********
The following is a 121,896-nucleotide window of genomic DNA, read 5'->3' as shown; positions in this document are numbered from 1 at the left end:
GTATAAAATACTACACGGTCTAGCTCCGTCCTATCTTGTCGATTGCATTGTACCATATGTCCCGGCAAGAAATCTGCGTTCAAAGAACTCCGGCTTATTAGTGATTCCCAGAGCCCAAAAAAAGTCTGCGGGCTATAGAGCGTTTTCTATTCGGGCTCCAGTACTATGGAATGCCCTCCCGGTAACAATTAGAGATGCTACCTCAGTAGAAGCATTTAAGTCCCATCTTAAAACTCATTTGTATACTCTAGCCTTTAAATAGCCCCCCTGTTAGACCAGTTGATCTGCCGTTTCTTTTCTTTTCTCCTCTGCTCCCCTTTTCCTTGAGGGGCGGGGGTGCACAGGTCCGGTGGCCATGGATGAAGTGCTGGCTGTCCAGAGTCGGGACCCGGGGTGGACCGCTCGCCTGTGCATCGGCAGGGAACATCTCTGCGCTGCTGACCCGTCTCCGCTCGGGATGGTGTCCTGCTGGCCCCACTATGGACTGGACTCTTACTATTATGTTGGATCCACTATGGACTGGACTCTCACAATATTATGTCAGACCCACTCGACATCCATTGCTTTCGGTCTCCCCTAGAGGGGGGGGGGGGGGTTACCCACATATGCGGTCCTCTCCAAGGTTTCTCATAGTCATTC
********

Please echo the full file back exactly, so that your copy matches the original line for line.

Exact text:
The following is a 121,896-nucleotide window of genomic DNA, read 5'->3' as shown; positions in this document are numbered from 1 at the left end:
GTATAAAATACTACACGGTCTAGCTCCGTCCTATCTTGTCGATTGCATTGTACCATATGTCCCGGCAAGAAATCTGCGTTCAAAGAACTCCGGCTTATTAGTGATTCCCAGAGCCCAAAAAAAGTCTGCGGGCTATAGAGCGTTTTCTATTCGGGCTCCAGTACTATGGAATGCCCTCCCGGTAACAATTAGAGATGCTACCTCAGTAGAAGCATTTAAGTCCCATCTTAAAACTCATTTGTATACTCTAGCCTTTAAATAGCCCCCCTGTTAGACCAGTTGATCTGCCGTTTCTTTTCTTTTCTCCTCTGCTCCCCTTTTCCTTGAGGGGCGGGGGTGCACAGGTCCGGTGGCCATGGATGAAGTGCTGGCTGTCCAGAGTCGGGACCCGGGGTGGACCGCTCGCCTGTGCATCGGCAGGGAACATCTCTGCGCTGCTGACCCGTCTCCGCTCGGGATGGTGTCCTGCTGGCCCCACTATGGACTGGACTCTTACTATTATGTTGGATCCACTATGGACTGGACTCTCACAATATTATGTCAGACCCACTCGACATCCATTGCTTTCGGTCTCCCCTAGAGGGGGGGGGGGGGGTTACCCACATATGCGGTCCTCTCCAAGGTTTCTCATAGTCATTC